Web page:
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Showing: 11-20 results of 79

CHAPTER I. INTRODUCTORY. To summon a dead religion from its forgotten grave and to make it tell its story, would require an enchanter's wand. Other old faiths, of Egypt, Babylon, Greece, Rome, are known to us. But in their case liturgies, myths, theogonies, theologies, and the accessories of cult, remain to yield their report of the outward form of human belief and aspiration. How scanty, on the other hand, are the records of Celtic religion!... more...

GERAINT THE SON OF ERBIN.   Arthur was accustomed to hold his Court at Caerlleon upon Usk.  And there he held it seven Easters, and five Christmases.  And once upon a time he held his Court there at Whitsuntide.  For Caerlleon was the place most easy of access in his dominions, both by sea and by land.  And there were assembled nine crowned kings, who were his tributaries, and likewise earls and barons.  For they... more...

CHAPTER I. HISTORY OF THE ABOLITION OF THE SLAVE TRADE. No subject more pleasing than that of the removal of evils.—Evils have existed almost from the beginning of the world; but there is a power in our nature to counteract them—this power increased by Christianity.—Of the evils removed by Christianity one of the greatest is the Slave Trade.—The joy we ought to feel on its abolition from a contemplation of the nature of... more...

THE PRIMARY aim of this book is to explain the remarkable rule which regulated the succession to the priesthood of Diana at Aricia. When I first set myself to solve the problem more than thirty years ago, I thought that the solution could be propounded very briefly, but I soon found that to render it probable or even intelligible it was necessary to discuss certain more general questions, some of which had hardly been broached before. In... more...

PREFACE. Some explanation is due to the reader of the form and scope of these elaborations of the lectures which I have given at the John Rylands Library during the last three winters. They deal with a wide range of topics, and the thread which binds them more or less intimately into one connected story is only imperfectly expressed in the title "The Evolution of the Dragon". The book has been written in rare moments of leisure snatched from a... more...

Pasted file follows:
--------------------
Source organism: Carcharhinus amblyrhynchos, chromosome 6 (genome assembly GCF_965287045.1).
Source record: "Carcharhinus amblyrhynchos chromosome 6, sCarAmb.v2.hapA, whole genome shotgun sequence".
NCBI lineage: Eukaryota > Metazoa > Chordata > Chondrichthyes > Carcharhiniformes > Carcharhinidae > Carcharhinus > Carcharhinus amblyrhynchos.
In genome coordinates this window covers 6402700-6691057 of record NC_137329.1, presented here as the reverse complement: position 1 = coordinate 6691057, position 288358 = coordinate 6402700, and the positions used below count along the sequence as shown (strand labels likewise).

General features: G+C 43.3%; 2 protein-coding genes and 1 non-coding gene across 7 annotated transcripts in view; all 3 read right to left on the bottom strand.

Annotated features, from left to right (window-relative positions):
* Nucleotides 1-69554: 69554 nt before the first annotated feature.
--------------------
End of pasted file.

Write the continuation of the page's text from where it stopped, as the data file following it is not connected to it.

PREFACE The author would scarcely have penned this little specimen of what Scott called “antiquarian old womanries,” but for the interest which he takes in the universally diffused archaic patterns on rocks and stones, which offer a singular proof of the identity of the working of the human mind.  Anthropology and folklore are the natural companions and aids of prehistoric and proto-historic archaeology, and suggest remarks... more...

FAR AWAY AND LONG AGO Once there was another Sun and another Moon; a different Sun and a different Moon from the ones we see now. Sol was the name of that Sun and Mani was the name of that Moon. But always behind Sol and Mani wolves went, a wolf behind each. The wolves caught on them at last and they devoured Sol and Mani. And then the world was in darkness and cold. In those times the Gods lived, Odin and Thor, Hödur and Baldur, Tyr and... more...

NARRATIVE OF MR. CAULKINS. I feel it my duty to tell some things that I know about slavery, in order, if possible, to awaken more feeling at the North in behalf of the slave. The treatment of the slaves on the plantations where I had the greatest opportunity of getting knowledge, was not so bad as that on some neighboring estates, where the owners were noted for their cruelty. There were, however, other estates in the vicinity, where the... more...

POWER OF CONGRESS OVER THE DISTRICT OF COLUMBIA. A civilized community presupposes a government of law. If that government be a republic, its citizens are the sole sources, as well as the subjects of its power. Its constitution is their bill of directions to their own agents--a grant authorizing the exercise of certain powers, and prohibiting that of others. In the Constitution of the United States, whatever else may be obscure, the clause... more...

THE ANTI-SLAVERY EXAMINERVOL. I. AUGUST, 1836. NO. 1. TO THEPEOPLE OF THE UNITED STATES;OR, TO SUCH AMERICANS AS VALUE THEIR RIGHTS, ANDDARE TO MAINTAIN THEM. FELLOW COUNTRYMEN! A crisis has arrived, in which rights the most important which civil society can acknowledge, and which have been acknowledged by our Constitution and laws, in terms the most explicit which language can afford, are set at nought by men, whom your favor has invested... more...